The Canton System was a system of trade between China and Britain. Canton is the westernized name for the city of Guangzhou which was the city through which all (legal) transactions were made. The British East India Company, which had a monopoly on trade from Britain, wanted tea from China. Because the Chinese were not interested in any of the manufactured goods that Britain could provide, the British payed mostly in silver and silk. It really pissed off the Brits that the scale was tipped in China's favor, and they needed a solution to this problem.

In order to aquire a sufficient amount of silver to sustain this unfavourable balance of payments involved in their trade with China, the British East India Company deliberately stimulated the production of opium in India. The Company was careful to leave its distribution to private merchants, but the Chinese emperors (who were Manchus, by the way) were not fooled, and a ban was placed on all transactions involving opium at Guangzhou. As a result of the huge amounts of opium being shipped into the country, there was a great amount of drug addiction in the southern provinces (not to mention the mounting export of silver to pay for the habit).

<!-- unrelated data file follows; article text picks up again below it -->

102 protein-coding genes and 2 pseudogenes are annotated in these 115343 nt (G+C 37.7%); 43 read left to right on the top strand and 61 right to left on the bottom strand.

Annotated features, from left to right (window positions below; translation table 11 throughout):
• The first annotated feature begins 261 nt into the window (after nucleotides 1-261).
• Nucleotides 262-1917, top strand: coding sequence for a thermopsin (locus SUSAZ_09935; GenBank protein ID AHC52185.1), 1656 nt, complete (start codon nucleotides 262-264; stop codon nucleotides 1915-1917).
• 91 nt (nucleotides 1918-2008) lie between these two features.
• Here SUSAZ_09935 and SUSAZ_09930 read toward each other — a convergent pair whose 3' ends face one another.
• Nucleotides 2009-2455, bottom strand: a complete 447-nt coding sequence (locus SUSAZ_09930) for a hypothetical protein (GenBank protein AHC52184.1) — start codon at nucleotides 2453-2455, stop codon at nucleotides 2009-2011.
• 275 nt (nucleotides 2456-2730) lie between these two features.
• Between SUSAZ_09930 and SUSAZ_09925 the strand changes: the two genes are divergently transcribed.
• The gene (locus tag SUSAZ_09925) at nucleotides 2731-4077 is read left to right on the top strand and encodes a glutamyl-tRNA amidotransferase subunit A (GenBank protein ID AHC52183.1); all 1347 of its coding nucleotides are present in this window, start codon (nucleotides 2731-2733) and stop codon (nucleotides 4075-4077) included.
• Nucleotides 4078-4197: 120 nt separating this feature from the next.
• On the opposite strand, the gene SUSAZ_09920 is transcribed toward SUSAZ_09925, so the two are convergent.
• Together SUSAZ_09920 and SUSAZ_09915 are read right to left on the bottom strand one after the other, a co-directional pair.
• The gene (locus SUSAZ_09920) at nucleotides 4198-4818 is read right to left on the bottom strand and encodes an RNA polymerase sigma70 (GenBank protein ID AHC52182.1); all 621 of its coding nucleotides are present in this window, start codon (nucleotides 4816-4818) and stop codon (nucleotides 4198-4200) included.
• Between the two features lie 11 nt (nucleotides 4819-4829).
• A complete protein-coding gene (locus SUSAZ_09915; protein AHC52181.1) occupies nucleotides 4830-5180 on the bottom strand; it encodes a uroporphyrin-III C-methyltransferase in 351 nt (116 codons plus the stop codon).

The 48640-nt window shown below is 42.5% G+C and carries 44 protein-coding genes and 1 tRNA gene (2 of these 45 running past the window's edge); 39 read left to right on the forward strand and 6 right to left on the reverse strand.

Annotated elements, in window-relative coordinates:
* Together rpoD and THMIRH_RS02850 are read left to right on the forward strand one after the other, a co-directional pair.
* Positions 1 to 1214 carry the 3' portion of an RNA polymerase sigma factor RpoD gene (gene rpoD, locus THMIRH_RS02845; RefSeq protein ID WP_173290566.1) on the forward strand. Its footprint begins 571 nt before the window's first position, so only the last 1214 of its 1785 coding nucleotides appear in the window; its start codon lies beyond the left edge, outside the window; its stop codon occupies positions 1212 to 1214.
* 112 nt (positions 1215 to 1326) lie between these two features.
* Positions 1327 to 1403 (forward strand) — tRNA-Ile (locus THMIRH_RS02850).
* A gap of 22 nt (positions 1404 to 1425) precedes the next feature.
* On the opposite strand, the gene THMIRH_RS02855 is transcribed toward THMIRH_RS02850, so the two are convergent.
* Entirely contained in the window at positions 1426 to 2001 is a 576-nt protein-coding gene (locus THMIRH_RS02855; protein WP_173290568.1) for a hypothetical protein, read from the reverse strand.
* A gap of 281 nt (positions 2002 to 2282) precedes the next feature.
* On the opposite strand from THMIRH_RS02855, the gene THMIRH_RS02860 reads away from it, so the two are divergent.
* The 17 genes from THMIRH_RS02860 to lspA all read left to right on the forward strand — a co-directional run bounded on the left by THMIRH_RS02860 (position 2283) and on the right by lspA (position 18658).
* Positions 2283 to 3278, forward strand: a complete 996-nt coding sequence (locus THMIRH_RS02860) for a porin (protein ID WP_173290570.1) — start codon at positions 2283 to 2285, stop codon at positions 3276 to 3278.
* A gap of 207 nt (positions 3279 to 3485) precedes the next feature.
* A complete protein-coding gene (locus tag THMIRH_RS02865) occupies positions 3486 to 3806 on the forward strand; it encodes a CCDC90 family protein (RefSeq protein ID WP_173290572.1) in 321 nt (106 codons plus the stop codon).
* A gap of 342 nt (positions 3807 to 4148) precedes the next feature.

Emperor Dao Guang was so concerned by this situation that (in 1839) he dispatched a commissioner with instructions to stamp out the whole business. First, the commissioner (Lin Zexu) broke up the network of Chinese importers and suppliers. Next, he destroyed the opium stocks of European merchants without compensation, and obliged them to promise to end the traffic of the drug. Lin Zexu also addressed a letter to Queen Victoria, appealing to her sense of decency. He wrote:

I am told that in your country opium smoking is forbidden under severe penalties. This means that you are aware of how dangerous it is. But better to forbid the smoking of opium would be to outlaw its sale and, better still, to outlaw the production of the drug altogether. As long as you avoid opium yourselves, but continue to make it and tempt the people of China to buy it, you will be seen to have compassion for your own lives, but none whatsoever for the lives of people who are ruined by your pursuit of gain. . .And who can say whether one day your own subjects will not only make opium, but also smoke the drug themselves.
Had the young queen received this communication, she may have had second thoughts to Lord Palmerston's (her first minister) justification for war. He maintained that the only way to end the opium traffic was to suppress the drug's use in China. Profit carried the day, and British gunboats were ordered to overturn Lin Zexu's measures.

See opium war

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